If money is not the limiting factor (and the joy of spotting prefers), the bino-way is it worth: a 65mm-Swaro objektiv plus the BTX-ocular (but only fix mag plus an extender) will be fine. The other way is the small but fine 60mm-Opticron or the little Kowa 503 with the lower magnification capability. Also there are 66mm-Kowas with a zoom from 20 to 60x (search in the forum for the brand 'kowa 663' and the user 'jring') - but be prepared, that you don't buy a pure scope, you need an good tripod and head for the fun of watching. (Also you have to find out, if your father needs to watch by standing or sitting on a chair, because of the decision for the tripod). If it's bad with the arthritis, I think that a 60-65mm scope is enough, combined with a Gitzo-tripod. But be shure that the twist-knobs of many tripods are practical, of if the clamp-knobs (e.g. manfrotto) are better for handling (I find twisting sometimes not good, if it hurts in the hands because of tightening too much). Better a lighter scope (with a less magnification, and some far away species missing), than a too big scope with a too heavy tripod/head (e.g. a 85mm scope+ tripod is minimum 4.5kg or more), that is unpractical for using for your ill dad.

good decision
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Old Monday 14th January 2019, 20:46   #8
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Hi Callum, lovely payback! My favourite spotter is the Meopta Meostar S2HD82,_with 30-60x zoom lens. This costs about 2k. I'm in Bray, if you want to test mine, PM me.
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Old Tuesday 15th January 2019, 00:36   #9
jring
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Hi Callum,

first of all, welcome to birdforum!

It might be a good idea to find out more about how your dad does watch birds - that is does he watch from inside the car or does he still take short walks? Maybe for starters go with him on a birding trip - which might actually be a great gift too ;-)

If he's birding from inside the car (which is not a bad idea as often birds are kind of used to cars and will tolerate them at much closer distance than humans) there are special car window mounts but they work better with straight scopes - which have some issues when used on a regular tripod...

If he still takes short walks, the weight he can carry is an issue - we are talking about 4-5kg for a full size scope with proper tripod and head and even for smaller scopes you can't use the super-lightweight tripods as they will be too shaky and might be blown over by a gust of wind... I'd say you will be hard-pressed to get below 2.5-3 kg for a usable setup even for a smaller 50 or 60mm scope.

Also it would help to know to know his height as this together with the type of scope (angled or straight) determines what tripods are usable... if we talk about a 2m man using a straight scope the choice is rather limited...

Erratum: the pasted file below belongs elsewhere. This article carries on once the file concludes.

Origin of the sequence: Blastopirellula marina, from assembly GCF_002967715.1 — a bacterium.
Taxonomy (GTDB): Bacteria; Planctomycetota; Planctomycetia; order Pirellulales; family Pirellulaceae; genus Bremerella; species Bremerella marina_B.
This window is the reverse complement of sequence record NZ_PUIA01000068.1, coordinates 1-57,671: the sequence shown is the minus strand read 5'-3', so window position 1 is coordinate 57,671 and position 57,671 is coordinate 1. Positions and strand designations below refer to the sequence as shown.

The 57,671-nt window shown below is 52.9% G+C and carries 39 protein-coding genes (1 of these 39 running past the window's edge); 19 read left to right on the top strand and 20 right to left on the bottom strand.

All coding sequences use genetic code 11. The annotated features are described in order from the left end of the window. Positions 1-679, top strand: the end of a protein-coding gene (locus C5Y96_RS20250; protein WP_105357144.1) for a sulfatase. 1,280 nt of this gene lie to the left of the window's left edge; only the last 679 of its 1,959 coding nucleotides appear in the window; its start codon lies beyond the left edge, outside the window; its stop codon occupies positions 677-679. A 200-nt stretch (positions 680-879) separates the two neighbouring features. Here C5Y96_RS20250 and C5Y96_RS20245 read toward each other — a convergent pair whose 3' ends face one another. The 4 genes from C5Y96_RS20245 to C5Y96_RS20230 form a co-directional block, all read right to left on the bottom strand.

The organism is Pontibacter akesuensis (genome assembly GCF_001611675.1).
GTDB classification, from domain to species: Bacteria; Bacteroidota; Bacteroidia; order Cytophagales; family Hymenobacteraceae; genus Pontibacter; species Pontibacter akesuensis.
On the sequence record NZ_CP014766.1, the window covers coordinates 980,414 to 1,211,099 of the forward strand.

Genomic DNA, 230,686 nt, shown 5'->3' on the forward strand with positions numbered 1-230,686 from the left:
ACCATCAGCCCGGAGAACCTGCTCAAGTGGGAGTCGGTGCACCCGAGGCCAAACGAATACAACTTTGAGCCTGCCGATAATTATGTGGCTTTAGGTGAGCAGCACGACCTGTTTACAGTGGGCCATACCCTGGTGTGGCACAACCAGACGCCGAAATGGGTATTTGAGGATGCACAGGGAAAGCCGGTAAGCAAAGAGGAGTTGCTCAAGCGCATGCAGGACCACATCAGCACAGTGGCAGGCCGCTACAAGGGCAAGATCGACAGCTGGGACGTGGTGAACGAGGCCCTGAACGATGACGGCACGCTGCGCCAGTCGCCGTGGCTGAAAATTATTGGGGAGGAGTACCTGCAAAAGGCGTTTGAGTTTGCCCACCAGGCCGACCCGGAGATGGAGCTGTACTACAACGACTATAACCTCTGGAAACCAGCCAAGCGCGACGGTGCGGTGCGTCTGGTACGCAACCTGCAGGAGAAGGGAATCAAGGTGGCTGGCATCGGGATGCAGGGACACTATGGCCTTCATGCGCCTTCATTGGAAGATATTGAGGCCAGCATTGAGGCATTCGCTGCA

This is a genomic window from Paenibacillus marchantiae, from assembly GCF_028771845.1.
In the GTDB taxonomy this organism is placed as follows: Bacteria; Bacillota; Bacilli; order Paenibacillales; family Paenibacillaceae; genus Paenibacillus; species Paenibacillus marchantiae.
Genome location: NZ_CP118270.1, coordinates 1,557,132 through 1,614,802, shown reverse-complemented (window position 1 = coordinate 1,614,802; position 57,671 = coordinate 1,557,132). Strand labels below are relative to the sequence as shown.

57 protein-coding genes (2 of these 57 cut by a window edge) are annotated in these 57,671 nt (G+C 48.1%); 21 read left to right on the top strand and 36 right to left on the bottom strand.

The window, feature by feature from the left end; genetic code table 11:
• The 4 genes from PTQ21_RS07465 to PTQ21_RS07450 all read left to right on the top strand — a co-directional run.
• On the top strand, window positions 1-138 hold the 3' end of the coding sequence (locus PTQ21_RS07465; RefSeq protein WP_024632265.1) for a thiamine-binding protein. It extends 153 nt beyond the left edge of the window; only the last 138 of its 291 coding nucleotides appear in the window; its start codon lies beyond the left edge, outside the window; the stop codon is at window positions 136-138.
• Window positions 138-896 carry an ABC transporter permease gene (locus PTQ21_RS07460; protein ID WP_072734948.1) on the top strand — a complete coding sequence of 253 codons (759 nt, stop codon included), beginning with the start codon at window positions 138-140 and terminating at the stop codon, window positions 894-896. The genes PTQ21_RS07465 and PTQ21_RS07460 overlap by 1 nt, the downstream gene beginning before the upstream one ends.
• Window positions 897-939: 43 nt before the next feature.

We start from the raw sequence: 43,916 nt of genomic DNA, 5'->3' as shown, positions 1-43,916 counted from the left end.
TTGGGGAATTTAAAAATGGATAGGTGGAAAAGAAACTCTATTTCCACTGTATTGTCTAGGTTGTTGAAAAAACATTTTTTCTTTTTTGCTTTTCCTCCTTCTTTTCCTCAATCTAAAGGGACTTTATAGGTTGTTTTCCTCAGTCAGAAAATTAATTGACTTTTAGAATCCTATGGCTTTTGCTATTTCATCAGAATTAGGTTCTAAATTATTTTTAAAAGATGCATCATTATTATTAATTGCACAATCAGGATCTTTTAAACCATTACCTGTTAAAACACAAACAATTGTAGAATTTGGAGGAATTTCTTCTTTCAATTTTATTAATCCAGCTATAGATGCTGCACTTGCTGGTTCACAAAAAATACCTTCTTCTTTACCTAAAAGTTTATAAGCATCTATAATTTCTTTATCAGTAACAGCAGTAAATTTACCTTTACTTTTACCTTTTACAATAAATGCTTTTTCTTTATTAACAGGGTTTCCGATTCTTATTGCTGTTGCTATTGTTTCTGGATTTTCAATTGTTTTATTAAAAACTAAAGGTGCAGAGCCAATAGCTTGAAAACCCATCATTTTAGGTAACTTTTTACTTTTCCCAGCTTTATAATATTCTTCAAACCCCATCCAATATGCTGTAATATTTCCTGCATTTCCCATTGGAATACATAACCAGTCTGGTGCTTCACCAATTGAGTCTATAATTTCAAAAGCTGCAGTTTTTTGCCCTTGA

Joachim
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Old Tuesday 15th January 2019, 10:32   #10
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I'm not sure about the rest but Swarovski's focusing would seem well suited for arthritic hands.
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Old Tuesday 15th January 2019, 13:02   #11
jring
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Quote:
Originally Posted by proudpapa56 View Post
I'm not sure about the rest but Swarovski's focusing would seem well suited for arthritic hands.
Would it? Maybe best test if the prospective user can easily grab a beer can or baseball and then tilt the wrist...

A smooth single speed barrel focus like on my old Kowa can be used by sliding a straight finger left and right without gripping anything and almost no force required...

But I'm not a big fan of wheel focus drives, regardless of the brand.

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Old Saturday 19th January 2019, 19:40   #12
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If the arthritis is so bad, that only small focus wheels can be used (e.g. with the straight finger) try before you buy. My DiaScope85 (one wheel, but DSF) is on the stiffer side, so with one finger it will be difficult, but it is precise with no backlash. The focus wheels of the Opticron MM4-60 are much easier to move with the little finger, the fine-focus seems to be very easy to turn - but there are both wheels very exact, very good reacting and without any amount of backlash.
If the artritis is bad, the tripod can be carried in the car with the extended legs, a good column (if wished) with an easy grip for the locking (e.g. the Gitzos Mountaineer) can be used, or without column and the right height with I prefer (Gitzo Systematic) with is sturdier as my Mountaineer.

The head is also a difficult part to find for handling with arthritis - you need usable locking wheels, perhaps the Gitzos 2780 with one wheel for both axis are an option.

clear skies
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Old Tuesday 22nd January 2019, 00:00   #13
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Get him the Meopta and a small ED 50 to travel..and a trip to South Afrika.i think 4000 eu should cover...